The essence of a great IT consultant

by Paul Ramsay on 09/07/2015 12:01


It’s official – IT in New Zealand is a growth industry. A few months ago Statistics New Zealand released its Information and Communication Technology Supply Survey: 2014 report showing that the information and communication technology industry contributed $23.5 billion worth of goods and services to the New Zealand economy in 2014.

Of this, information technology services (IT support, design, hosting, and infrastructure services) contributed $6.1 billion, an increase of 25% from 2012’s records.

This trend is something that I have seen first-hand. Now more than ever New Zealand organisations are seeking IT support from consultants to solve information technology issues and add value to their businesses. It can be a challenging environment in which to work. More often than not IT consultants are tasked with solving complex and dynamic issues involving numerous departments and stakeholders, and with short timelines. So what does it take to be a great information technology consultant working in this environment?

The IT consultant ‘T’ model

Over the past 30 years working in the IT sector I believe the best IT consultants are those who cover the breadth and depth of the ‘T’ model:

  • The bar on the ‘T’ = breadth of experience: Consultants who have a breath of experience working with a range of organisations (e.g. public, private, large, small etc) and with a range of tools, technologies, and techniques tend to be more adaptive and flexible in consulting engagements. It also shows a proven ability to learn new skills and to successfully transfer this experience from one environment to another.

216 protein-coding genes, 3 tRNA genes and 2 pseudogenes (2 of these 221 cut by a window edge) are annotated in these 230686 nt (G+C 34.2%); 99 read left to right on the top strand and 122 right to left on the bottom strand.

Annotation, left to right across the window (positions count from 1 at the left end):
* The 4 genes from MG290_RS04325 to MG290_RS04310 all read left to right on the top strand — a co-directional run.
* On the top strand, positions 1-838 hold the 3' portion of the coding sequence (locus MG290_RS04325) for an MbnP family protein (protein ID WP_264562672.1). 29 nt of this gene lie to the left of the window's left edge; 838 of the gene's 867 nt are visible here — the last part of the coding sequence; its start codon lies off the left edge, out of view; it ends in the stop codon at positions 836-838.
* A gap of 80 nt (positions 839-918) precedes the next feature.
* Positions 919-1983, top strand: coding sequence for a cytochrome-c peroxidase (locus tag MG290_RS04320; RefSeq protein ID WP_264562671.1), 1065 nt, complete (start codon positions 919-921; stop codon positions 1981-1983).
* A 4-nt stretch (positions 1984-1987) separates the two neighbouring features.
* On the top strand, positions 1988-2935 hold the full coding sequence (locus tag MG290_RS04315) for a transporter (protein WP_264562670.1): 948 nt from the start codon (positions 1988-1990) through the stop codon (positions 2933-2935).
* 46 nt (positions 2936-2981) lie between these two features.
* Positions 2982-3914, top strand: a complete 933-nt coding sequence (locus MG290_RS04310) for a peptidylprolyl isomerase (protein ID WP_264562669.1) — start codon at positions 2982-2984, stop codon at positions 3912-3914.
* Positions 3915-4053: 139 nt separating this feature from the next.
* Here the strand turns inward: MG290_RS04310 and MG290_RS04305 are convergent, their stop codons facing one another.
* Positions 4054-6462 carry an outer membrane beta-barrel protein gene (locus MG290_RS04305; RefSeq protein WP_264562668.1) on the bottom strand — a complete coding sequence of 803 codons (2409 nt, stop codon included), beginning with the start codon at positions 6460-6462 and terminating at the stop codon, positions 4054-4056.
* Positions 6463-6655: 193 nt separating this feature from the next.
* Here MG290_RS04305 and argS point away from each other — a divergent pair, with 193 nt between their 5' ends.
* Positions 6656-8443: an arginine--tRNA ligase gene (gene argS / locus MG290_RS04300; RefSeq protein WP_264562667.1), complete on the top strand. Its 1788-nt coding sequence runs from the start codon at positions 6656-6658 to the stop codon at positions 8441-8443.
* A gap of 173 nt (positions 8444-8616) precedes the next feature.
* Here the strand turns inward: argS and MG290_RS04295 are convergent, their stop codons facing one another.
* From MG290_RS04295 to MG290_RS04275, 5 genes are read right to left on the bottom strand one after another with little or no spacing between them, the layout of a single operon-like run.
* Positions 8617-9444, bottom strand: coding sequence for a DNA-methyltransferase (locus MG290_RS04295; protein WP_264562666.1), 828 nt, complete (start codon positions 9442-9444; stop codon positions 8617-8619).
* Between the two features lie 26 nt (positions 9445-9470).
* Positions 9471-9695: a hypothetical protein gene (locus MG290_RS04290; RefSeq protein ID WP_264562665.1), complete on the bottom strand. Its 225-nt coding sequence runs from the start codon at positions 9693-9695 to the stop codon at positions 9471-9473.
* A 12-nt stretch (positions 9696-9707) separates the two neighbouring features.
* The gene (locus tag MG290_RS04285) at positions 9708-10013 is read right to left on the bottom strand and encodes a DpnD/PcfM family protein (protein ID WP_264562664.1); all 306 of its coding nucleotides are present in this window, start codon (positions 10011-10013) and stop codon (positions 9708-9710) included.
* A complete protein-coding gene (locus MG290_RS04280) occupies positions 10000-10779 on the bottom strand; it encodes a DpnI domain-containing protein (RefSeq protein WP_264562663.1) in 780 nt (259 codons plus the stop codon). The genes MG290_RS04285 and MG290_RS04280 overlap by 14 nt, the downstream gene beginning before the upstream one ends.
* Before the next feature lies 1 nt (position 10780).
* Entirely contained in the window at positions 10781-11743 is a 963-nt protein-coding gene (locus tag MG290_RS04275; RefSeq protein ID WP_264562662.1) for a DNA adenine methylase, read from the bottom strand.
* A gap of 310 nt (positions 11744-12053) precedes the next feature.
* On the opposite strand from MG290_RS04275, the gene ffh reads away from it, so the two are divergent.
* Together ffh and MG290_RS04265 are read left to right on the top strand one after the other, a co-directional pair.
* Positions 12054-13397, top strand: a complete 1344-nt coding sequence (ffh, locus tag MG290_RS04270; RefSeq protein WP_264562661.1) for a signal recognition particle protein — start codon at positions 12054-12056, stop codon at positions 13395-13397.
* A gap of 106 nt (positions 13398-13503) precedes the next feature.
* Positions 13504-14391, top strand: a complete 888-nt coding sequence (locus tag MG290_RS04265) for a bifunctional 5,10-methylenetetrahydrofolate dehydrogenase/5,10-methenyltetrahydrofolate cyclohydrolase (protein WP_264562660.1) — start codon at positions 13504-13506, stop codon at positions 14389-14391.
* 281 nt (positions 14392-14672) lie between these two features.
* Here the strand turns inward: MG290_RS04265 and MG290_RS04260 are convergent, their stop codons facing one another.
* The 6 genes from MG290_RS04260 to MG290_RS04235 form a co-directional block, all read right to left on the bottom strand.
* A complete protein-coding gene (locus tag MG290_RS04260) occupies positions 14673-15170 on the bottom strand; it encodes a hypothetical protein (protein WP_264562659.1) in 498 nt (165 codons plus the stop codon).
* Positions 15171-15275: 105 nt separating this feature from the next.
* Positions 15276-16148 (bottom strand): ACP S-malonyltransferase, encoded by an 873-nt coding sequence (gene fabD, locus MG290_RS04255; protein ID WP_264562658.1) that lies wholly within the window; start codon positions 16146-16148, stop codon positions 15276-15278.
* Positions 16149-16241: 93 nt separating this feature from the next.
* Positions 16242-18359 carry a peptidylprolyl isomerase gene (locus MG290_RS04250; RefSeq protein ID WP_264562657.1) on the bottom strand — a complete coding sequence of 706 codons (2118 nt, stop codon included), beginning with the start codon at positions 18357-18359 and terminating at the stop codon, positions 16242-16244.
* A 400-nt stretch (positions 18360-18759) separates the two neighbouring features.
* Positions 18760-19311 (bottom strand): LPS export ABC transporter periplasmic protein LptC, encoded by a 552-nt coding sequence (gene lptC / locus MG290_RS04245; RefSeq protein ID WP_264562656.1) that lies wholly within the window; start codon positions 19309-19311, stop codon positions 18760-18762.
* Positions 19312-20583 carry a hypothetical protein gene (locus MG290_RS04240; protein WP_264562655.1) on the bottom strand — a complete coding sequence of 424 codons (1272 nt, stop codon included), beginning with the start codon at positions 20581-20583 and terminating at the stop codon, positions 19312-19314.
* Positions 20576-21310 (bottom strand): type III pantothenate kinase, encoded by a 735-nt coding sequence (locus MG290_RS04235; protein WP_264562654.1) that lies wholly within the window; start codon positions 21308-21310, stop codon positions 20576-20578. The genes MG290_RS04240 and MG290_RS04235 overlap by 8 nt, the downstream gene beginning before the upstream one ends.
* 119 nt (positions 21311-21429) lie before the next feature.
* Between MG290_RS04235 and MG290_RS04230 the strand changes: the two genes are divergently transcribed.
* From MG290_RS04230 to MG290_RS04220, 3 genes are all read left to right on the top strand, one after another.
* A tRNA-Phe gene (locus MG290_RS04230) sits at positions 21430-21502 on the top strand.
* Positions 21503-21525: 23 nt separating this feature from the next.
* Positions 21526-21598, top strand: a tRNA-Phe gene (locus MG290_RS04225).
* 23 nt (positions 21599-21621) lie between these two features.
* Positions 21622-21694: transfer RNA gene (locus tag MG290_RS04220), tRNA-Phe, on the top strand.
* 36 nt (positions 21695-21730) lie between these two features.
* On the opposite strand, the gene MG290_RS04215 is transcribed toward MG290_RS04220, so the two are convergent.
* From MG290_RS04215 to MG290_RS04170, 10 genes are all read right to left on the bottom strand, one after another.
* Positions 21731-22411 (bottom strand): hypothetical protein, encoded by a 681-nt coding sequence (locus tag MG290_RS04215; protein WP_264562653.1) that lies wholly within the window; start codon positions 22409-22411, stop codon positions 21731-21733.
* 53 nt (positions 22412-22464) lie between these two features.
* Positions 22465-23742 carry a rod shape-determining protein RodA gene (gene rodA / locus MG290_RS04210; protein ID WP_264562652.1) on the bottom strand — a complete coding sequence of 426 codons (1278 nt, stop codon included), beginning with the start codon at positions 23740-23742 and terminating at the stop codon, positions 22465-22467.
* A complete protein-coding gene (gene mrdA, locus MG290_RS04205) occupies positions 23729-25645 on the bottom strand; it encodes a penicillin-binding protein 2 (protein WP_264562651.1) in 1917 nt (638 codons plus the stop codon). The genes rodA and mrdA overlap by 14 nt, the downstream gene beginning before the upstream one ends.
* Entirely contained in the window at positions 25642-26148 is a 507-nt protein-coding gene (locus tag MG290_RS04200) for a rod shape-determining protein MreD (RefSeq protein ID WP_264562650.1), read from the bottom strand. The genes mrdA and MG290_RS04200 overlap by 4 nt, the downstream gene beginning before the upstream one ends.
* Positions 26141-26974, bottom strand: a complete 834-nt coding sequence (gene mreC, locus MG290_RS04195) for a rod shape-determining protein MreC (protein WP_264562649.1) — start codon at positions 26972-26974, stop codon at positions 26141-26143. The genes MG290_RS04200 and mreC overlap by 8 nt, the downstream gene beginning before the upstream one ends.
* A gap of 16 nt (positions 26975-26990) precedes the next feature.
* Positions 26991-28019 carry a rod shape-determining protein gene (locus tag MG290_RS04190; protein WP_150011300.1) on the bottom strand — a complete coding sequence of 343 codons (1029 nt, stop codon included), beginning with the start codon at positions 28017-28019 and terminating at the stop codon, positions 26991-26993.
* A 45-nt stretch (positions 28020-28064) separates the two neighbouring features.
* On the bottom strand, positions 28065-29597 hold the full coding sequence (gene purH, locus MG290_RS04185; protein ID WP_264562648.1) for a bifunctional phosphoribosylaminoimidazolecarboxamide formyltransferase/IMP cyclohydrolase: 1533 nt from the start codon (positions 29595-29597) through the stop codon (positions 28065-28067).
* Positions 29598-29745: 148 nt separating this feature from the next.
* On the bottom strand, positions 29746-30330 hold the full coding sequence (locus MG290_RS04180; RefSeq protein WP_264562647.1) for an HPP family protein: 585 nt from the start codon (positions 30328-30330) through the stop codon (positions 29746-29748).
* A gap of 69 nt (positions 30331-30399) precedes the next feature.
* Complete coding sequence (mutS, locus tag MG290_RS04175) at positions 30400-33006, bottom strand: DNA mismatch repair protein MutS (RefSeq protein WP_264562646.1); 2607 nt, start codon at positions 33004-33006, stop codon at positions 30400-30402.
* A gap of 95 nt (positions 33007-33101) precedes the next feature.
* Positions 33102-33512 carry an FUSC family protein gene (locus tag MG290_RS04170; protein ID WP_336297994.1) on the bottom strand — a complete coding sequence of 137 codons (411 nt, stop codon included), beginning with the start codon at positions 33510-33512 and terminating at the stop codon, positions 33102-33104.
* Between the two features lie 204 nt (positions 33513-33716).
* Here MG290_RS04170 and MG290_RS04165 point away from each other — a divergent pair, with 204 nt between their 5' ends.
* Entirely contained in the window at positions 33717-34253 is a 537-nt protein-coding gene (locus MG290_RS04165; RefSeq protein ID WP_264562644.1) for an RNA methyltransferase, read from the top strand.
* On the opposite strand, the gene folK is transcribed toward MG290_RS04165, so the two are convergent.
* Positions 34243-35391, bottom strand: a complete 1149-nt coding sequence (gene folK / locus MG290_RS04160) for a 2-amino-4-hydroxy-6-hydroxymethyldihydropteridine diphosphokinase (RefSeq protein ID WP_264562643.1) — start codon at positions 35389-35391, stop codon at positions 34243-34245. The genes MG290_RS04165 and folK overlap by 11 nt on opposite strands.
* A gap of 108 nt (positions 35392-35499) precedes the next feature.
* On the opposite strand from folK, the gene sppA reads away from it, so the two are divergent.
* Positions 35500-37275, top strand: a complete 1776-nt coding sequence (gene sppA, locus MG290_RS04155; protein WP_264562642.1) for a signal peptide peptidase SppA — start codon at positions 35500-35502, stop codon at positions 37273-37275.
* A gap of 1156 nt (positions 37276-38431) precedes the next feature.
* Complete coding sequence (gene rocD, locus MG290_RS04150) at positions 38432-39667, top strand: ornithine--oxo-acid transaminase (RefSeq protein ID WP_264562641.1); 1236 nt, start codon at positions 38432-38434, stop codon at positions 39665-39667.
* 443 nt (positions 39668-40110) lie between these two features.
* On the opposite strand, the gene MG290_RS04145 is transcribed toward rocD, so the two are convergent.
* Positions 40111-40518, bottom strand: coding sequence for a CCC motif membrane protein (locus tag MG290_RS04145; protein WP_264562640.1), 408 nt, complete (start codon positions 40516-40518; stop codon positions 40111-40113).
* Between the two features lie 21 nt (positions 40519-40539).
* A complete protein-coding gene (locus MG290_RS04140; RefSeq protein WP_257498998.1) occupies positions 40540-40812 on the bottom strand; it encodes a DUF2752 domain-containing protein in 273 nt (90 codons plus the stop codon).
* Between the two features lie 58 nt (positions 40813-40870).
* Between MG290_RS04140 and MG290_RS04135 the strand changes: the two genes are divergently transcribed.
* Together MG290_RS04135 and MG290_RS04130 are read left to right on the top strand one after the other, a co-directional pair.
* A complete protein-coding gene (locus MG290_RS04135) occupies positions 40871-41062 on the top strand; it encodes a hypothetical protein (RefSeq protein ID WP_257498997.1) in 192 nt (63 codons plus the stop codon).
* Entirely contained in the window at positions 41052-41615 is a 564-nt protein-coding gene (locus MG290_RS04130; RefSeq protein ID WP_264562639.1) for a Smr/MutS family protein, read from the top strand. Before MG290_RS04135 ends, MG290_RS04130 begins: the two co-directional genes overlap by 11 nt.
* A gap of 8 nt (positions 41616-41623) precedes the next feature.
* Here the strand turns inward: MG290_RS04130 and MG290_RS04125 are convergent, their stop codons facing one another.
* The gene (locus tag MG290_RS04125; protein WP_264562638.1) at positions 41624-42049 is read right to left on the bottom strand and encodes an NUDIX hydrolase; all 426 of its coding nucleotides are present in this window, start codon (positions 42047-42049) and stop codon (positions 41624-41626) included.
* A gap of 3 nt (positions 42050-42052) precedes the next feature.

• The stem on the ‘T’ = depth of experience: Consultants must also have an underpinning depth of experience in at least one or more IT disciplines (e.g. analysis, design, development, testing etc).
  • The 'T' itself (the package) = time in a role: Consultants who have stayed with one organisation for a minimum of two to three years also tend to be better in their role in my experience as they have generally been around long enough to live with the consequences of their actions.

Ask questions and listen to the answer

Many people think a great consultant has all the answers. In reality, a great consultant knows what questions to ask and where to go to find the answers. To truly add value and make a difference to a client organisation, a consultant has to have an in-depth understanding of the issues they are facing. The only way to do this is to talk to the client and ask the right questions. A great IT consultant will help the client articulate what they need and to draw out the challenges and issues they face (again by taking the time to do the background research and by asking the right questions). Only once the consultant has this understanding can they proffer an opinion.

Able to run the diagnostics